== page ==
Covers number 1, 3 and 6 seem to characterize three ways of “selling” The Quiet American.  Number 1, juxtaposing a pair of seductive stereotypically Asian eyes with a presumably Vietnamese landscape, highlights what we might call the exotic nature of the novel.  Such a presentation necessarily sells the novel as escapism—literally, it beckons the reader (or listener) to escape to the Orient—and relies on a dubious pathos appeal of titillation.  I say “dubious” because anyone who has read The Quiet American knows the novel is not escapist.  It is, rather, psychologically, politically and morally dense, presenting a Vietnamese landscape imbued with charm, yes, but also self- and Western-wrought terror.

Cover #6, also, sells the novel somewhat spuriously.  The image of a revolver evokes suspense and violence, implying the genre of “thriller.”  The Quiet American may contain elements of the thriller, but to call it a thriller shortchanges the novel’s complexity; equally important as the “thrilling” plot points are the characters’ psychology and the consuming issues of politics and morality.  Cover #6, like #1, makes one succinct pathos appeal, selling a brand of escapism that The Quiet American is not.  The reader expecting a mere thriller will likely find more intellectual complexity than he/she bargained for.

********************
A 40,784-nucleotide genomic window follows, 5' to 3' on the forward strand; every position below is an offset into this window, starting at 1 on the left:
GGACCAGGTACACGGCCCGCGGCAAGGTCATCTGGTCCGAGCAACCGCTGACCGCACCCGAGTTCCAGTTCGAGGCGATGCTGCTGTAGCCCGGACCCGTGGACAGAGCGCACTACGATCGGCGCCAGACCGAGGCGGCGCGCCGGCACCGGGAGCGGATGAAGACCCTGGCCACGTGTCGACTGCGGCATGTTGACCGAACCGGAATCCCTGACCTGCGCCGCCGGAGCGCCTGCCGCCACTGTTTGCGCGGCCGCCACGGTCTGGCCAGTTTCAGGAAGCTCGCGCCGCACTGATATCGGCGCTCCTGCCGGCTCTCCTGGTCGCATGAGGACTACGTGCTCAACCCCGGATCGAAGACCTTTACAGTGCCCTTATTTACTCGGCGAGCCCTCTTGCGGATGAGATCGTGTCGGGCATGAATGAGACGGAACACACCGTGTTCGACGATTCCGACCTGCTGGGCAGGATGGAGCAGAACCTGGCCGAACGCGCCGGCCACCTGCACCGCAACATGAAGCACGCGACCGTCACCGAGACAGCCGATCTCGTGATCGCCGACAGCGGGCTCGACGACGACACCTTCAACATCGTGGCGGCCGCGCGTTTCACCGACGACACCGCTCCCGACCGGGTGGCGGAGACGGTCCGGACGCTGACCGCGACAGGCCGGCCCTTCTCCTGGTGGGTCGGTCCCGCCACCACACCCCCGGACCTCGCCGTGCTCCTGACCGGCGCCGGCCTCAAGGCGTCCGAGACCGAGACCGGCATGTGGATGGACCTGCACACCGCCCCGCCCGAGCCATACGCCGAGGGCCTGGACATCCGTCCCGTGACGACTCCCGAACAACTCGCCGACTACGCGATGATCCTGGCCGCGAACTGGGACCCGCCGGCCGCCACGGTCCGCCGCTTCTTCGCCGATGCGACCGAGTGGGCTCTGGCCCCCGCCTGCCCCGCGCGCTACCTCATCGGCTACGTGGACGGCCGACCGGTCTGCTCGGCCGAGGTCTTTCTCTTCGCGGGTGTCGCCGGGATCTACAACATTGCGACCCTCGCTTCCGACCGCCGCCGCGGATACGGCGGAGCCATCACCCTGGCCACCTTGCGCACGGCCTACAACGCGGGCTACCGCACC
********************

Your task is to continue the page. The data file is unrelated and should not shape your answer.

In contrast with the other two, I would argue that cover #3 accurately represents the spirit of the novel.  The image of a Westerner, presumably Pyle, walking through Vietnamese streets offers more to contemplate than an Orientalist collage, or a gun.  The air of uncertainty in the man’s posture reflects the cultural/moral ambiguity that plays out in the novel, and the simple, eloquent artistry of the illustration even mimic’s the style of Greene’s prose.  The cover does not sensationalize, and there seems to be a distinct element of logos connecting its imagery with the text.  This cover, in short, seems to sell The Quiet American as literature rather than escapism.